As for a goalie to be mic'd up like Cam Ward was last year? I'm going to vote for Carey Price. Hey, any guy that does a campaign video like this and nearly spits his drink out when he's picked in the draft is probably entertaining enough to help carry the event for a period.

Enjoy the game. It will be a lot easier with some of the above intrigue. But please, leave your gripes about the lack of defense at home, we all know it's sorely lacking.

For more hockey news, rumors and analysis, follow @EyeOnHockey and @BrianStubitsNHL on Twitter.

Posted on: January 26, 2012 9:23 pm
Edited on: January 27, 2012 11:42 am
 

2012 NHL All-Star Rosters

By: Adam Gretz

We knew which players were going to be taking part in the All-Star game this season, but we had no idea which team they would be playing for and who they would be playing against. It was all settled in Ottawa on Thursday night as Senators forward Daniel Alfredsson and Bruins defenseman Zdeno Chara, the two captains for this year's game, made their selections as you can see below in the order they were picked.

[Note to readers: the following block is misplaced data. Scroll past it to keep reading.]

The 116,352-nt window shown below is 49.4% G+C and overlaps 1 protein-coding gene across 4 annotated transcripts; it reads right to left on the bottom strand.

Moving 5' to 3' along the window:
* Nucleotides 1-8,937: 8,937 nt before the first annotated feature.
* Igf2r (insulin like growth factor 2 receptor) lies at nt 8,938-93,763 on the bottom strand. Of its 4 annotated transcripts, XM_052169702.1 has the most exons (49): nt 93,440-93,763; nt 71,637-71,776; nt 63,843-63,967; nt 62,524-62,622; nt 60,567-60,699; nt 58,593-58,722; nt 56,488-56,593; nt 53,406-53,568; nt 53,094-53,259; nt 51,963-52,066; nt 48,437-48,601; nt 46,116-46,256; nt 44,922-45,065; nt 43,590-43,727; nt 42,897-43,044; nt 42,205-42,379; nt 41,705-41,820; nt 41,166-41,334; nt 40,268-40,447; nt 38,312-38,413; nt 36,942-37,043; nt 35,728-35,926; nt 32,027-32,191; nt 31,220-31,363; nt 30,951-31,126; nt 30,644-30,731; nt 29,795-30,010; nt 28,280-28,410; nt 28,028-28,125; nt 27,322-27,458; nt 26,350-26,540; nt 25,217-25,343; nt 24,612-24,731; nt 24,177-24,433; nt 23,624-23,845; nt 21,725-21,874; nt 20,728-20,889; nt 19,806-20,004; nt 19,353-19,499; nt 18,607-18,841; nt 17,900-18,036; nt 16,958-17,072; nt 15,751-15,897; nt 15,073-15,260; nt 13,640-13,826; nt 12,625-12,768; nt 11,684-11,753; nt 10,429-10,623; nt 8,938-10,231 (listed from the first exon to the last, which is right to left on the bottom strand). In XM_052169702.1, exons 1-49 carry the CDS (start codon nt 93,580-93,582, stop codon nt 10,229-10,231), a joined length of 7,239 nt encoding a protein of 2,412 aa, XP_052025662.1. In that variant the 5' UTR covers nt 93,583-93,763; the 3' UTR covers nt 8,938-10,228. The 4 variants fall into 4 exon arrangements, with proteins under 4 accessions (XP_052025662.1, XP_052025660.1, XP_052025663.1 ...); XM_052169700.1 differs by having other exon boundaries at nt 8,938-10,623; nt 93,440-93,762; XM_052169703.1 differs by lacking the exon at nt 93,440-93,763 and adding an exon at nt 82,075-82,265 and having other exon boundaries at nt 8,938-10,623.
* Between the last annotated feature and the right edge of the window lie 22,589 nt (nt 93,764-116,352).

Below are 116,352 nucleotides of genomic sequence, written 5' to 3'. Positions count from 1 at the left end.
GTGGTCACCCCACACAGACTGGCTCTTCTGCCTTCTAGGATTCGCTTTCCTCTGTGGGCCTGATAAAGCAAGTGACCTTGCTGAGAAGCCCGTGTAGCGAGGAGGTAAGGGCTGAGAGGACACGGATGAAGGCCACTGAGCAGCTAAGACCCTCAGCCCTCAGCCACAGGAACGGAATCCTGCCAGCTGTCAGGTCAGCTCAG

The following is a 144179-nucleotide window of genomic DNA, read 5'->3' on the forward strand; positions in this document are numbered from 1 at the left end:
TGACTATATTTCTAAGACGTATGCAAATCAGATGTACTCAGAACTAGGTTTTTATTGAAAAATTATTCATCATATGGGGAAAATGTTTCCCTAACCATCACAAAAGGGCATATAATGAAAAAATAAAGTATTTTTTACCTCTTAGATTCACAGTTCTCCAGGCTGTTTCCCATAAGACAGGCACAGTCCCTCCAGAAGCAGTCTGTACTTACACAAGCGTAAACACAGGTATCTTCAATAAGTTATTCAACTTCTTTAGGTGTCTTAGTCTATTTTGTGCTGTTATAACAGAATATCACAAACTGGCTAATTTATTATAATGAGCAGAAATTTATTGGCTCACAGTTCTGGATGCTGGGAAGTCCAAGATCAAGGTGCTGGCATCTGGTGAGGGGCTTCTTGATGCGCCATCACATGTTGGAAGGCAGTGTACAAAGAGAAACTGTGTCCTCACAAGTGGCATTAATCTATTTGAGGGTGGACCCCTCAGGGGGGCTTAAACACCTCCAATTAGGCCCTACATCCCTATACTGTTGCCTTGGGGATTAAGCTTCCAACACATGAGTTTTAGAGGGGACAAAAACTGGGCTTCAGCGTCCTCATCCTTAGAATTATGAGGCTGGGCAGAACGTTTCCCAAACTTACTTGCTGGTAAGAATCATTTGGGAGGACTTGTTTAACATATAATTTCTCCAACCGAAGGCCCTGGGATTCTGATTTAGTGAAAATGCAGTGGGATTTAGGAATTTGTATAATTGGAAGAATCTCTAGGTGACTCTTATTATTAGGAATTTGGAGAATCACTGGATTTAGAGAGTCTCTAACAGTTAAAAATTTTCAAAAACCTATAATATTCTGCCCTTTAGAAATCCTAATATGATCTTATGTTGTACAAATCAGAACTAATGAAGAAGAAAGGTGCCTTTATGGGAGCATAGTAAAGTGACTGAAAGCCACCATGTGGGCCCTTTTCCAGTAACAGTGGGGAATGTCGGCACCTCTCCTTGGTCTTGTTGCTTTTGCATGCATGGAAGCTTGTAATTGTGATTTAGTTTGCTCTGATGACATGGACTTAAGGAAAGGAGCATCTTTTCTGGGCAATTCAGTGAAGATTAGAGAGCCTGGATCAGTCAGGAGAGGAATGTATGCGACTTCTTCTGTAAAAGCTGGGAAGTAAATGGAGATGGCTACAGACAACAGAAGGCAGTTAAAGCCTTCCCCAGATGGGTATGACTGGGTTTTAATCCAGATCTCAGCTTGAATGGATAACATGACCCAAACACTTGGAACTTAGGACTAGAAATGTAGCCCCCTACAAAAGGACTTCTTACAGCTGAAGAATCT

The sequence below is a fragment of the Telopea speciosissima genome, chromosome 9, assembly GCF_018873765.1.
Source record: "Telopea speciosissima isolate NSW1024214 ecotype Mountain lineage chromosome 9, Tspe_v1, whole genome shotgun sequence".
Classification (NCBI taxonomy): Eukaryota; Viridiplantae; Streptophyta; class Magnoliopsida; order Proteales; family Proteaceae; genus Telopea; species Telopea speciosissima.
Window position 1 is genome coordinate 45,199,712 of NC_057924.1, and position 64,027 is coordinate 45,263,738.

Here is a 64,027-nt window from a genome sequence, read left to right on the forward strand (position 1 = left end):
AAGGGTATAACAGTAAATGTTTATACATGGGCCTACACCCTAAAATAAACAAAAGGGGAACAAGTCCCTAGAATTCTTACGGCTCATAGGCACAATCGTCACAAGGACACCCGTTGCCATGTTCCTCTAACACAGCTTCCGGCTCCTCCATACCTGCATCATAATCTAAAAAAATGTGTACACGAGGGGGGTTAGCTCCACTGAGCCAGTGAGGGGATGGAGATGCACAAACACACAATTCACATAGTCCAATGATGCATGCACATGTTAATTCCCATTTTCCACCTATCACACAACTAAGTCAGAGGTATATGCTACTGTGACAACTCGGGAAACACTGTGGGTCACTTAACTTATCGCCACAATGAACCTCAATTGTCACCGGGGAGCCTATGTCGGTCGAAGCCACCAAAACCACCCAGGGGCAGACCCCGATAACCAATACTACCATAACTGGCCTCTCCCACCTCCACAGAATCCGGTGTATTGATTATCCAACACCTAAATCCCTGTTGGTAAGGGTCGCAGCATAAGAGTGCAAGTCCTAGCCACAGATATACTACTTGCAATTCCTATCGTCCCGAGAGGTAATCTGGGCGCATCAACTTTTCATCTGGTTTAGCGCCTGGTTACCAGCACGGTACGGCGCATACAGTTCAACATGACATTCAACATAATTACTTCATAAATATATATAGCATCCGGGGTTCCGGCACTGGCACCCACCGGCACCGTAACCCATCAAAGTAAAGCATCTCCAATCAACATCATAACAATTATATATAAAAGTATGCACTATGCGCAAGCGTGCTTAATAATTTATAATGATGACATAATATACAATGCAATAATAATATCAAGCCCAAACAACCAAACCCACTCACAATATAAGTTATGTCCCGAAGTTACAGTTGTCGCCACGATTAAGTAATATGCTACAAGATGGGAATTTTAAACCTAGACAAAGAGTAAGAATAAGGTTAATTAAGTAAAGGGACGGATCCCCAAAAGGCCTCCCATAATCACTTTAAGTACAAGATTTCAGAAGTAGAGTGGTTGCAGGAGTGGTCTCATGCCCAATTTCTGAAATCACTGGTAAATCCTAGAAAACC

Chara won the coin toss and ended up with the first selection and chose Detroit Red Wings forward Pavel Datsyuk, and continued to load up on offense in the early rounds going with Evgeni Malkin, Marian Hossa and Phil Kessel.

Kessel, of course, was the last pick in the All-Star draft a year ago, but went in the eighth round this season. The last man standing this season was San Jose Sharks forward Logan Couture